The value of a diamond will be based on a variety of factors. The most important factors when determining a diamond’s value can be referred to as the “4 C’s”. What this term corresponds to is Cut, Color, Clarity and Carats. A diamond will be given a valuation based on how well it is graded in each one of these areas. Keep in mind that because a diamond grades well in one category it still might be affected by a poor grade in another. Diamond buyers will also use other metrics to determine the value of a diamond.
Diamond 4 C’s
Not to be mistaken for the shape of a diamond, the cut is actually how proportionate a diamond is along with its symmetry and polish. The cut is graded on a scale of poor to excellent, which is based on the three criteria explained below.
Brilliance: The brightness created from light that is reflected from diamond.
Fire: The dispersion of light into colors from our visible spectrum.
Scintillation: Flashes of light and sparkles that are seen when the diamond or light source is moved.
These three criteria are all taken into consideration when evaluating the cut of a diamond. Here is the scale for grading a diamond’s cut.
Excellent – These diamonds will have the most brilliance and fire while reflecting almost all light that enters the diamond.
Very Good – Reflects a majority of the light that enters the diamond, producing superior fire and brilliance. Diamonds rate “Very Good” will appear similar to “Excellent” diamonds under normal light conditions.
Good – Reflects a majority of the light that enters the diamond, creating an above average appearance.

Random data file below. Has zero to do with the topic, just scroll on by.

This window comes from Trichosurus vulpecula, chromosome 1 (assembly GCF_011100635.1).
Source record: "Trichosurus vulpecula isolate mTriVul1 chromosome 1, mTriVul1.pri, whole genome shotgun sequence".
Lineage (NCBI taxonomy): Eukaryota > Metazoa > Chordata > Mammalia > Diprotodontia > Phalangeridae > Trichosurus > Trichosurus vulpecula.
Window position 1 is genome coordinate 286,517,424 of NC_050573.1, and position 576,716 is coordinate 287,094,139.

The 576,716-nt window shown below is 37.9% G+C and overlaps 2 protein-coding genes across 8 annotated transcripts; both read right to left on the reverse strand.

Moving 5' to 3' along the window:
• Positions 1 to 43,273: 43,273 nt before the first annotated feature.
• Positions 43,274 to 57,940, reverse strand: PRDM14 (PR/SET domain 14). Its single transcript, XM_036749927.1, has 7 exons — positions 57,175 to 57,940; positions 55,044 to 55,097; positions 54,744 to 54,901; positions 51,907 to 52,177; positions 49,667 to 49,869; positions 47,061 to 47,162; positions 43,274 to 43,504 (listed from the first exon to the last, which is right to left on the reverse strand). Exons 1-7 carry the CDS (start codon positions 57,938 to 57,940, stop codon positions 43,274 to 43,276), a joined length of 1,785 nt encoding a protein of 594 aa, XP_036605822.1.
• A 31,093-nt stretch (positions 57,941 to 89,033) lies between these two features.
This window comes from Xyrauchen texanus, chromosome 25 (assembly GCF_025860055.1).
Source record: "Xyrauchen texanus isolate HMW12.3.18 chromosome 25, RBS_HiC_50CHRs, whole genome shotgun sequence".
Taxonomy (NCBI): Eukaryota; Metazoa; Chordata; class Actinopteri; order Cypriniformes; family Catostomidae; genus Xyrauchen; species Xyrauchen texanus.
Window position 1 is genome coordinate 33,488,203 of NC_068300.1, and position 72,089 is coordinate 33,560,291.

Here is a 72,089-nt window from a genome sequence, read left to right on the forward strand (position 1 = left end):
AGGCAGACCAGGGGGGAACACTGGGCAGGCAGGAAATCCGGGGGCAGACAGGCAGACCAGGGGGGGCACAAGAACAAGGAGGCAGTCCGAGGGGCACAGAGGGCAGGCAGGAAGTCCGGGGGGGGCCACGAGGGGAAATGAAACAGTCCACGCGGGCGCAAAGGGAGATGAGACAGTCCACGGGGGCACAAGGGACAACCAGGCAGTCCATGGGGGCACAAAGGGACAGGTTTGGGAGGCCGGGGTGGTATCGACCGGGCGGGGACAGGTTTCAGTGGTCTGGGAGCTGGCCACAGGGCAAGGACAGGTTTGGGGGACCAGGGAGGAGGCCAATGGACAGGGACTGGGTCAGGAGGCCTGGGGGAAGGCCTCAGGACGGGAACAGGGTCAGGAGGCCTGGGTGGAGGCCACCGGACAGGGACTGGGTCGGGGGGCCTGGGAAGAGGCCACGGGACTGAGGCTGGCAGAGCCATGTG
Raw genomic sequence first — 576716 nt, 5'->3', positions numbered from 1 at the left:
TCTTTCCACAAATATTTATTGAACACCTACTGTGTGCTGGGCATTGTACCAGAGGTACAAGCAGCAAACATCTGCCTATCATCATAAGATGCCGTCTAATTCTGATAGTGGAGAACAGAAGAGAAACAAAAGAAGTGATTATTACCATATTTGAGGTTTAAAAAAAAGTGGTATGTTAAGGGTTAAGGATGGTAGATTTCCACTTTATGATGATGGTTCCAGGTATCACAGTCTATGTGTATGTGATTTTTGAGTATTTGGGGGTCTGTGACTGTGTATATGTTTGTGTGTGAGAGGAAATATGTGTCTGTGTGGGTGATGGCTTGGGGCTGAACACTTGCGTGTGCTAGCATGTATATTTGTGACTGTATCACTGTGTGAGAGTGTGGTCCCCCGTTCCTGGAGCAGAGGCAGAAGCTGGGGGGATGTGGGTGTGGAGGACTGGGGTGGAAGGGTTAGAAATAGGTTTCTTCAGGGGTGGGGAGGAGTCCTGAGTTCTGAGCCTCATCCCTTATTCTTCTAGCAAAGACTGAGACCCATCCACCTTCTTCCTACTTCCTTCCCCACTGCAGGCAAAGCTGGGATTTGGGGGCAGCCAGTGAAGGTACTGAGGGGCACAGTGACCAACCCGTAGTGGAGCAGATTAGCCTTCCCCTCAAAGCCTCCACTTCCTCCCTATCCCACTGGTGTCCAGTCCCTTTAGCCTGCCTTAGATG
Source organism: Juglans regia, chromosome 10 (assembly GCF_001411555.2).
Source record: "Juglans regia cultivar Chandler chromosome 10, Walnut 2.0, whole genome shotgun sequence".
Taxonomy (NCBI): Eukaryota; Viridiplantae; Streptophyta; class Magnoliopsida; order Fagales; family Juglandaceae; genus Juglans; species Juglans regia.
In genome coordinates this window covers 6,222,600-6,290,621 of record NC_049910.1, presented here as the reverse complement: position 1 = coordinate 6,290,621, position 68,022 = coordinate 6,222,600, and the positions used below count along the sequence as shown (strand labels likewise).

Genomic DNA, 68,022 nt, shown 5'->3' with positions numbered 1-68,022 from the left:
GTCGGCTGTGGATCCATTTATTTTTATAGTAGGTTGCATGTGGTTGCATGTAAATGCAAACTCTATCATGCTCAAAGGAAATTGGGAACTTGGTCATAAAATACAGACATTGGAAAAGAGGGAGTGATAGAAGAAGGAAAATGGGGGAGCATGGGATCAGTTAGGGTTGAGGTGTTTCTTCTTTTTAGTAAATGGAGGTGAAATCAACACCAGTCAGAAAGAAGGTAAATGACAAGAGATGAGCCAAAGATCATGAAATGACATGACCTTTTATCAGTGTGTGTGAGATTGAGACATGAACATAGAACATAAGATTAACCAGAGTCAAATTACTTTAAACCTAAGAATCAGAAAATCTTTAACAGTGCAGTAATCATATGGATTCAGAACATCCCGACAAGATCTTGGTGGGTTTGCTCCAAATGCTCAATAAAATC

Fair – Reduced perceived fire and brilliance from allowing light entering the diamond to escape from the sides or bottom.
Poor – Diamond will appear dull and lifeless from allowing a majority of the light to escape from the sides or bottom.
Diamonds can be found in a wide variety of colors, with some being worth more than others. Most commonly, diamonds appear as a white color. White diamonds are graded on a scale from D – Z, with D being the whitest and diamonds with a yellow tint appearing lower on the list depending on how much of a tint they possess. Diamonds of other colors are graded on separate scales but every diamond graded on this scale is still considered to be white.
Here is the diamond color scale:
The GIA (Gemologists Institute of America) uses 11 different grades to rate the clarity of diamonds. A diamond’s clarity is based on the amount and significance inclusions or blemishes. Inclusions are internal while blemishes are external but neither should be visible to the naked eye.
Scale of clarity
Flawless (FL) – Using 10× magnification, no inclusions or blemishes can be seen by a skilled grader
Internally Flawless (IF) – Blemishes are visible to a skilled grader under 10× magnification but no inclusions
Very, Very Slightly Included (VVS1 and VVS2) – Under 10× magnification, inclusions are difficult to see
Very Slightly Included (VS1 and VS2) – A skilled grader using 10x magnification has little difficulty seeing minor inclusions
Slightly Included (SI1 and SI2) – Inclusions are noticeable to a skilled grader under 10x magnification
Included (I1, I2, and I3) – Transparency and brilliance are affected and inclusions are obvious under 10× magnification
Carats are a unit of weight used when determining the value of a diamond. One carat is equal to .2 grams. Although the weight of a diamond is important to determining its value, the diamond must still grade highly on the cut, color and clarity scales as well, for it to be valuable. Carats are divided into 100 points and will be displayed in decimal form.